The main square in Florianópolis's city center, Praça XV, is a verdant, green space with intriguing mythological figures set into the cobblestones beneath the trees. Look especially for the Bernúncia, a unique bull-alligator hybrid endemic to Santa Catarina mythology. The centerpiece of Praça XV is an enormous fig tree, said to have magical powers. Circling it thrice clockwise is said to bring on matrimony, seven times counterclockwise divorce, while hanging upside down from its branches is said to be a shortcut to widowhood. Try it and see. Close by, the Rua Felipe Schmit and the Rua Cons. Mafra and its cross streets are closed to traffic and packed with stores; specialty items include shoes and leather goods such as belts and wallets. Thanks to the cooler climate, the stores stock excellent boots and sweaters that will hold up to Northern Hemisphere falls and winters. Also nearby, the Public Market, Av. Paulo Fontes s/n (Mon-Fri 7am-7pm, Sat 7am-1pm), is packed with small stalls offering local arts and crafts and a vast variety of fresh seafood. For a good quick snack, stop by Box32 (tel. 048/3224-5588;

On the northwest coast of the island, the small settlement of Santo Antônio de Lisboa is a lovely collection of traditional Azores-style homes, plus some of the best and cheapest oysters on the island. Stop by the Cantinho das Ostras (tel. 048/3235-2296; Mon-Fri 8am-6pm) at the south end of the beach to watch as oysters are brought in, cleaned, and shucked. Sample a few fresh and raw (R$5 per dozen) or for just a bit more have them steamed and served with lemon (R$12 per dozen). Delicious.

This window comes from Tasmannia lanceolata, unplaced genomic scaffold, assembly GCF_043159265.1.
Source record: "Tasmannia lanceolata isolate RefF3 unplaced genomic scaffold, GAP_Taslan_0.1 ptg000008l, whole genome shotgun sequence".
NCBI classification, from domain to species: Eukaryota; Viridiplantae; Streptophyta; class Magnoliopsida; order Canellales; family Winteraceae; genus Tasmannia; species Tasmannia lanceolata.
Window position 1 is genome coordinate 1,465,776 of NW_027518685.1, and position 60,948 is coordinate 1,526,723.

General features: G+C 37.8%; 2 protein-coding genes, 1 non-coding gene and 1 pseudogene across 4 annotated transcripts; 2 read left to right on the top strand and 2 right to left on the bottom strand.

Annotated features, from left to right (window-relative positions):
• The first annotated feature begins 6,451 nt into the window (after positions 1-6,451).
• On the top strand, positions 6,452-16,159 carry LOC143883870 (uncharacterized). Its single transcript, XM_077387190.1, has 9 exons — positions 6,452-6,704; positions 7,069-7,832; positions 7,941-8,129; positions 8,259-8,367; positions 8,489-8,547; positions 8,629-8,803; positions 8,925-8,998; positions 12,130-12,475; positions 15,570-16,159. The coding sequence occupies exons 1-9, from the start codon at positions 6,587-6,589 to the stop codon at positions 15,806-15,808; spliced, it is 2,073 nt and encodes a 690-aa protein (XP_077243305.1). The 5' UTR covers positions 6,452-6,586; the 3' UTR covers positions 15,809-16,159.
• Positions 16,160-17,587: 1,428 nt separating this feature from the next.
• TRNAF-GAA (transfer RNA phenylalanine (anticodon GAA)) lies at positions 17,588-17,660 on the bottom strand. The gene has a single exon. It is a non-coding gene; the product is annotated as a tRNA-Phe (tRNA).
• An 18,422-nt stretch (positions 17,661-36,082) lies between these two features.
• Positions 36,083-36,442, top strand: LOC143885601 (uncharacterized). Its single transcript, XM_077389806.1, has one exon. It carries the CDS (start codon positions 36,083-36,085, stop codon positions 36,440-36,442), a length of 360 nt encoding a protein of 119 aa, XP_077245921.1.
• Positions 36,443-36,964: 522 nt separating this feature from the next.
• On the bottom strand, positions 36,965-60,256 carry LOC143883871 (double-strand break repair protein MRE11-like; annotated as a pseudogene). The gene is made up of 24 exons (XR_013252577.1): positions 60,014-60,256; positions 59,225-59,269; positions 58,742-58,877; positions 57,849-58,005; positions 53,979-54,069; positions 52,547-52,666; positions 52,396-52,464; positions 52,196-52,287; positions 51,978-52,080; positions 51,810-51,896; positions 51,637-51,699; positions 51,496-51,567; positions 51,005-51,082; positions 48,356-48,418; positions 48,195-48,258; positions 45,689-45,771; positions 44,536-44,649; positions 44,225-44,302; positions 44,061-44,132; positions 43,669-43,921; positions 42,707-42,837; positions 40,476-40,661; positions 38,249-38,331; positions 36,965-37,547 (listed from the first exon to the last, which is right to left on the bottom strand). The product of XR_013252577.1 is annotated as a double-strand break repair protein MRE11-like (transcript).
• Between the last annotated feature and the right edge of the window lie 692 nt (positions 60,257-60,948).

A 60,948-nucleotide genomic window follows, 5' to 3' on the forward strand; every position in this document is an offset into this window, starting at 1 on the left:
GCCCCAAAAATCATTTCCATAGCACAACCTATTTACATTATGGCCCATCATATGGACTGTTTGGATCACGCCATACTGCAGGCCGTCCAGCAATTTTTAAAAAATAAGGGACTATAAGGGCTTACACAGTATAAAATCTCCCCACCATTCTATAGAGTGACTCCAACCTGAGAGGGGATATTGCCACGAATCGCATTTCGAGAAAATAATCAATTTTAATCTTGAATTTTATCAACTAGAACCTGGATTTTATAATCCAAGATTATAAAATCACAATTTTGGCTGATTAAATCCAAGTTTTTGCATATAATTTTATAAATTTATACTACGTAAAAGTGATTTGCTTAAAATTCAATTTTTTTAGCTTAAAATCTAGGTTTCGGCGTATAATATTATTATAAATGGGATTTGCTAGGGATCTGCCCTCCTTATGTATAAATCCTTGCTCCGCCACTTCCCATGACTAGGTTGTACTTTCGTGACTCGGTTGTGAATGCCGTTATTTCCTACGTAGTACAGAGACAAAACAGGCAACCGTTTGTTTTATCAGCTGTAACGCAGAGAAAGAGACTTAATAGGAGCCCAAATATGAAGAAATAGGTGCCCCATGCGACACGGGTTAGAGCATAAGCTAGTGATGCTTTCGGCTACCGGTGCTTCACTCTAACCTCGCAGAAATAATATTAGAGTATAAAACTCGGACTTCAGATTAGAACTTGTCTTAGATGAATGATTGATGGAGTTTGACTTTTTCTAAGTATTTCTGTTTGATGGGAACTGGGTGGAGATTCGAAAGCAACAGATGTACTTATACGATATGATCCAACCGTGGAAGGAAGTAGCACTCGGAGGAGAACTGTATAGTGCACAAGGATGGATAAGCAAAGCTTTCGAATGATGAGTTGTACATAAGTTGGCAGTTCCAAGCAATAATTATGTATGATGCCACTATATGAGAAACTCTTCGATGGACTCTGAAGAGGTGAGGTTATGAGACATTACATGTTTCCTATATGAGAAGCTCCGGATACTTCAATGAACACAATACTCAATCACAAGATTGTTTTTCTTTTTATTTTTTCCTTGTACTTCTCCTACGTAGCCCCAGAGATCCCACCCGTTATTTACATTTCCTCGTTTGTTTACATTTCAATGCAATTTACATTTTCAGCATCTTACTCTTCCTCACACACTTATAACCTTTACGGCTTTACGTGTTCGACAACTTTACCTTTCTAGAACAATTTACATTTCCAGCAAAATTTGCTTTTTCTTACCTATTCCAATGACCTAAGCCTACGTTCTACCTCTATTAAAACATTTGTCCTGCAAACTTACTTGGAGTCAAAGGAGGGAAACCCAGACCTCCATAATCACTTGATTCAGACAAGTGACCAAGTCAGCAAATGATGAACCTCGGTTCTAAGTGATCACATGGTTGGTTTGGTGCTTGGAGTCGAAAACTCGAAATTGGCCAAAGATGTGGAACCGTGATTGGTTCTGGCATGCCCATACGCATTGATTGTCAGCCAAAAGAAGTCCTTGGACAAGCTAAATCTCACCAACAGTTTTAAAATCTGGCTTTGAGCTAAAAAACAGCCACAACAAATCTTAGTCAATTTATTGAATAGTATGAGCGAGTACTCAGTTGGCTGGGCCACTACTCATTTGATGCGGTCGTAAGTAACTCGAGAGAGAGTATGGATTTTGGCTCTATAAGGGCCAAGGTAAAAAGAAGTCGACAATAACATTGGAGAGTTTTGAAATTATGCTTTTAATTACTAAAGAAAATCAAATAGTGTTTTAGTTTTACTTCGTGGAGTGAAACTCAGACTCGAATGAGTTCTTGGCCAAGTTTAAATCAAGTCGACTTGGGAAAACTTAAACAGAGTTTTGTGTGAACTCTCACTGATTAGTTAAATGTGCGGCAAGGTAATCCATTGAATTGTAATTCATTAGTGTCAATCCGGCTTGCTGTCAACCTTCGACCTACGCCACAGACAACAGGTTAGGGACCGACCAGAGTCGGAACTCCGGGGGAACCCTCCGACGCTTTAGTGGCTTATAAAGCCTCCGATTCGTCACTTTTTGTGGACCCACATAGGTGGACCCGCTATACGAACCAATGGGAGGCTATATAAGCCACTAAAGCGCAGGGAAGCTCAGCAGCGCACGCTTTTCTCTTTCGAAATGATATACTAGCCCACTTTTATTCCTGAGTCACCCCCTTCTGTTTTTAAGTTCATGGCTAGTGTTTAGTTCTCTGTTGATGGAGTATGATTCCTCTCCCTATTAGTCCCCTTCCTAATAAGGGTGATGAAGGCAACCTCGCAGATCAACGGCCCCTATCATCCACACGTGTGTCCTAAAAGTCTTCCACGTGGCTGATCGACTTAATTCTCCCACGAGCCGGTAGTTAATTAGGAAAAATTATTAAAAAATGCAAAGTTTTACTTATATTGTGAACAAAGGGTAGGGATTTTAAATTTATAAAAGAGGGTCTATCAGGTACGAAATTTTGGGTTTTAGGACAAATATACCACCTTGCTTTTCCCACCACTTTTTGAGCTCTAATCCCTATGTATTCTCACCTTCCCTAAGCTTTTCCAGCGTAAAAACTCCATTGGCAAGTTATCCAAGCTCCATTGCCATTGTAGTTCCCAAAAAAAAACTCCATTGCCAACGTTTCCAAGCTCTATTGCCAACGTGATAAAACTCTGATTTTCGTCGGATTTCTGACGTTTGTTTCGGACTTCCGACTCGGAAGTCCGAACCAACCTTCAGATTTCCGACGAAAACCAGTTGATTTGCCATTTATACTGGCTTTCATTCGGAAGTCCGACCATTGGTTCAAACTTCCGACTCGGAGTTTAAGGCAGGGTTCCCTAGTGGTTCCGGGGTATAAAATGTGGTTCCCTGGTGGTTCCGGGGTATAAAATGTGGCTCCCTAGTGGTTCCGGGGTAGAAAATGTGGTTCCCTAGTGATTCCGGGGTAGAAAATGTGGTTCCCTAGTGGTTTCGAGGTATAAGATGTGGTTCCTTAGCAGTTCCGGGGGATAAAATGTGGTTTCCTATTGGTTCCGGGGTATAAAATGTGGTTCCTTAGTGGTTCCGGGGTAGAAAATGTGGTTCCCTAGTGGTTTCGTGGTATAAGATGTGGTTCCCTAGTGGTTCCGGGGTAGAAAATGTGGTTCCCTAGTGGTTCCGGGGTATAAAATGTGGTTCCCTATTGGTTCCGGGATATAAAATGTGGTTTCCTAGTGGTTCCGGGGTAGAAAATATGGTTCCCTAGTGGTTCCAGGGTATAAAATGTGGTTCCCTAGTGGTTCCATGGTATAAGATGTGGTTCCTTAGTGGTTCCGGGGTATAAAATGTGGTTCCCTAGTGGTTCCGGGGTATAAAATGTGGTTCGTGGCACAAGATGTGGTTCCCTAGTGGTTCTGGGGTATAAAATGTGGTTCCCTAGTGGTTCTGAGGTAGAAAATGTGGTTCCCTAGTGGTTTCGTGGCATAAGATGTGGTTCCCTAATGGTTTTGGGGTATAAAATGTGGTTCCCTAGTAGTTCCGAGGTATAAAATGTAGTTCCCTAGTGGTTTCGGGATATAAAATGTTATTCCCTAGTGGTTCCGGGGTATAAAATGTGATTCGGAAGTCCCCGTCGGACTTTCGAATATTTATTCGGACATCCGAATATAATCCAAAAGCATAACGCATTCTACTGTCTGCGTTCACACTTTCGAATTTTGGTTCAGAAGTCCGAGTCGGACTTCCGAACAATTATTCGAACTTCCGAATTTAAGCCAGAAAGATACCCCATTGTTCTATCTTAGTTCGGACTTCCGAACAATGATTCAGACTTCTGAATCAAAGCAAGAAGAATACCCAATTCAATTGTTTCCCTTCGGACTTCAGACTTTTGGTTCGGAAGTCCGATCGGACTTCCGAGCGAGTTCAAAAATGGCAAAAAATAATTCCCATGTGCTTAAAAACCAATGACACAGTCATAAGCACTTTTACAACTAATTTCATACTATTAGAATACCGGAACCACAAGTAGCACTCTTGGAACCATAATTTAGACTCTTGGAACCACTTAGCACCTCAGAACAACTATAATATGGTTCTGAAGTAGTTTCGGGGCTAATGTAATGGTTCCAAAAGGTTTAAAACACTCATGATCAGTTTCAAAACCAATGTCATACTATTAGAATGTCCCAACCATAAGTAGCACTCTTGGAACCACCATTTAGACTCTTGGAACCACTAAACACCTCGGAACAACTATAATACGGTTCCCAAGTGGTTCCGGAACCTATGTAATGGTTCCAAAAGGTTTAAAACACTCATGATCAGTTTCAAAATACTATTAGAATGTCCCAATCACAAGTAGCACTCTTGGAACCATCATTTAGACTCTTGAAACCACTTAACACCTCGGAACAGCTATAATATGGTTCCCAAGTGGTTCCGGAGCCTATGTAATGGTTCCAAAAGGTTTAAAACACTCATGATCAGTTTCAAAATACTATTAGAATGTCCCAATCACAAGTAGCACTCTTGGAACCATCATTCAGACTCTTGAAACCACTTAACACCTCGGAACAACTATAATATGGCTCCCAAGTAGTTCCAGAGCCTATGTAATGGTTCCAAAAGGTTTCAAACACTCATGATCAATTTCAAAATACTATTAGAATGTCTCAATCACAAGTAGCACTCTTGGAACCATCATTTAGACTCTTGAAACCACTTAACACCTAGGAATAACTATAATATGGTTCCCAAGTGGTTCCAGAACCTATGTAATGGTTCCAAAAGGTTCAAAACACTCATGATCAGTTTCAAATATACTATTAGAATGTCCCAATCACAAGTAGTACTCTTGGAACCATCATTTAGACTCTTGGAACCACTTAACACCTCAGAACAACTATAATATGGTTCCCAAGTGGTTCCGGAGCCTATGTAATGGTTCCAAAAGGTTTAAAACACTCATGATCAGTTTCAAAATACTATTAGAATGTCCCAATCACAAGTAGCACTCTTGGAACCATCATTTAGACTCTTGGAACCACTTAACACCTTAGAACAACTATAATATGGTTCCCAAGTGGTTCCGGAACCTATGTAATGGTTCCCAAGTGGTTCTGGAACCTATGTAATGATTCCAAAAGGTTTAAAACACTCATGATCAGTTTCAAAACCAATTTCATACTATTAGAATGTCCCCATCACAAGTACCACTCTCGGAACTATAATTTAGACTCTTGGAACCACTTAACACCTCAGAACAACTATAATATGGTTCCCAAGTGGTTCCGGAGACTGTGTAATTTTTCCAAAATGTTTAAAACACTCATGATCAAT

In the southern part of the island, the western shore facing the mainland lacks beaches entirely, but in compensation offers some fabulous driving and sightseeing. South of the airport, heading down the SC-405 toward Riberão da Ilha leads to a small, winding road that hugs the coastline virtually all the way to the southern tip of the island. Don't miss a visit to this part of the island! It's a region of small villages with colorful Portuguese-style houses, settled by fishermen from the Azores. Their descendants still live in this region and make a living fishing or raising oysters. Note that although Riberão da Ilha looks like it's just a short drive away, the road is winding and there are viewpoints and picturesque villages to distract you along the way. Plan to spend at least half a day, with lunch or dinner at a seafood restaurant in Riberão da Ilha.

Note: This information was accurate when it was published, but can change without notice. Please be sure to confirm all rates and details directly with the companies in question before planning your trip.